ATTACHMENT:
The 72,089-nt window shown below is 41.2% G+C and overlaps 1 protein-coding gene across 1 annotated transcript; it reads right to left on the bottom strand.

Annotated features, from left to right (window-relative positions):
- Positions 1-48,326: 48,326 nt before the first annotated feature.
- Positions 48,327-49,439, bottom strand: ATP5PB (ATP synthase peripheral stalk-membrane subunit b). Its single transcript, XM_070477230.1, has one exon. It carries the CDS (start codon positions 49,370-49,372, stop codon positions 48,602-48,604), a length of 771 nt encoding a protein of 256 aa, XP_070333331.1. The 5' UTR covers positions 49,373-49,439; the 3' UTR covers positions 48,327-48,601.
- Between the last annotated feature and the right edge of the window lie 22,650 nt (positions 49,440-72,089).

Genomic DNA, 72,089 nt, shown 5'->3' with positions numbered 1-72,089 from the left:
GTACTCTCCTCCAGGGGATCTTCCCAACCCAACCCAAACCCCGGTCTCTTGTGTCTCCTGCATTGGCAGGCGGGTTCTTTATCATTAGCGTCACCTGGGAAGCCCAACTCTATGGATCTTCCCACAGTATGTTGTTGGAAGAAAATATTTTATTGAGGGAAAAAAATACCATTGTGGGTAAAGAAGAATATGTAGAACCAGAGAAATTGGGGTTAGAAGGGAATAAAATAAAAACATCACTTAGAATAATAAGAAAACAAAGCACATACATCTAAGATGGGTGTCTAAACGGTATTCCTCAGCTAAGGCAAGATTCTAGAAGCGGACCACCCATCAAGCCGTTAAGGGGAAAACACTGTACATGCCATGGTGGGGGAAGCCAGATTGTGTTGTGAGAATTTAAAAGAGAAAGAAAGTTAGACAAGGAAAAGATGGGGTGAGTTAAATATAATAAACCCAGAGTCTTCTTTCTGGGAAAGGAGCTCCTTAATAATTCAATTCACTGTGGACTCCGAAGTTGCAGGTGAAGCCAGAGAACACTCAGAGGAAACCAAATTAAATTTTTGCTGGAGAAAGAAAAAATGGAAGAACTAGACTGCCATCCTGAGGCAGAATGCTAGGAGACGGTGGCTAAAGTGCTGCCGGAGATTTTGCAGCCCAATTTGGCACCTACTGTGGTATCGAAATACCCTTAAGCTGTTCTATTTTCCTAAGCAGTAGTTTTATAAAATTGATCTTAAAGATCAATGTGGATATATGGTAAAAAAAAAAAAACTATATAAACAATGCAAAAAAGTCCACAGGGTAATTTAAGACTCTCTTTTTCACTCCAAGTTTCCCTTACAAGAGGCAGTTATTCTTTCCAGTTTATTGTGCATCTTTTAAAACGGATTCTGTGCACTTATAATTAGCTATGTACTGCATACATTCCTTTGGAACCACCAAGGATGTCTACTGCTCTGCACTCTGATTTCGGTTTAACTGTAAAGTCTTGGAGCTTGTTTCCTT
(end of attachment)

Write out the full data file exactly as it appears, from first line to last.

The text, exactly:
The 72,089-nt window shown below is 41.2% G+C and overlaps 1 protein-coding gene across 1 annotated transcript; it reads right to left on the bottom strand.

Annotated features, from left to right (window-relative positions):
- Positions 1-48,326: 48,326 nt before the first annotated feature.
- Positions 48,327-49,439, bottom strand: ATP5PB (ATP synthase peripheral stalk-membrane subunit b). Its single transcript, XM_070477230.1, has one exon. It carries the CDS (start codon positions 49,370-49,372, stop codon positions 48,602-48,604), a length of 771 nt encoding a protein of 256 aa, XP_070333331.1. The 5' UTR covers positions 49,373-49,439; the 3' UTR covers positions 48,327-48,601.
- Between the last annotated feature and the right edge of the window lie 22,650 nt (positions 49,440-72,089).

Genomic DNA, 72,089 nt, shown 5'->3' with positions numbered 1-72,089 from the left:
GTACTCTCCTCCAGGGGATCTTCCCAACCCAACCCAAACCCCGGTCTCTTGTGTCTCCTGCATTGGCAGGCGGGTTCTTTATCATTAGCGTCACCTGGGAAGCCCAACTCTATGGATCTTCCCACAGTATGTTGTTGGAAGAAAATATTTTATTGAGGGAAAAAAATACCATTGTGGGTAAAGAAGAATATGTAGAACCAGAGAAATTGGGGTTAGAAGGGAATAAAATAAAAACATCACTTAGAATAATAAGAAAACAAAGCACATACATCTAAGATGGGTGTCTAAACGGTATTCCTCAGCTAAGGCAAGATTCTAGAAGCGGACCACCCATCAAGCCGTTAAGGGGAAAACACTGTACATGCCATGGTGGGGGAAGCCAGATTGTGTTGTGAGAATTTAAAAGAGAAAGAAAGTTAGACAAGGAAAAGATGGGGTGAGTTAAATATAATAAACCCAGAGTCTTCTTTCTGGGAAAGGAGCTCCTTAATAATTCAATTCACTGTGGACTCCGAAGTTGCAGGTGAAGCCAGAGAACACTCAGAGGAAACCAAATTAAATTTTTGCTGGAGAAAGAAAAAATGGAAGAACTAGACTGCCATCCTGAGGCAGAATGCTAGGAGACGGTGGCTAAAGTGCTGCCGGAGATTTTGCAGCCCAATTTGGCACCTACTGTGGTATCGAAATACCCTTAAGCTGTTCTATTTTCCTAAGCAGTAGTTTTATAAAATTGATCTTAAAGATCAATGTGGATATATGGTAAAAAAAAAAAAACTATATAAACAATGCAAAAAAGTCCACAGGGTAATTTAAGACTCTCTTTTTCACTCCAAGTTTCCCTTACAAGAGGCAGTTATTCTTTCCAGTTTATTGTGCATCTTTTAAAACGGATTCTGTGCACTTATAATTAGCTATGTACTGCATACATTCCTTTGGAACCACCAAGGATGTCTACTGCTCTGCACTCTGATTTCGGTTTAACTGTAAAGTCTTGGAGCTTGTTTCCTT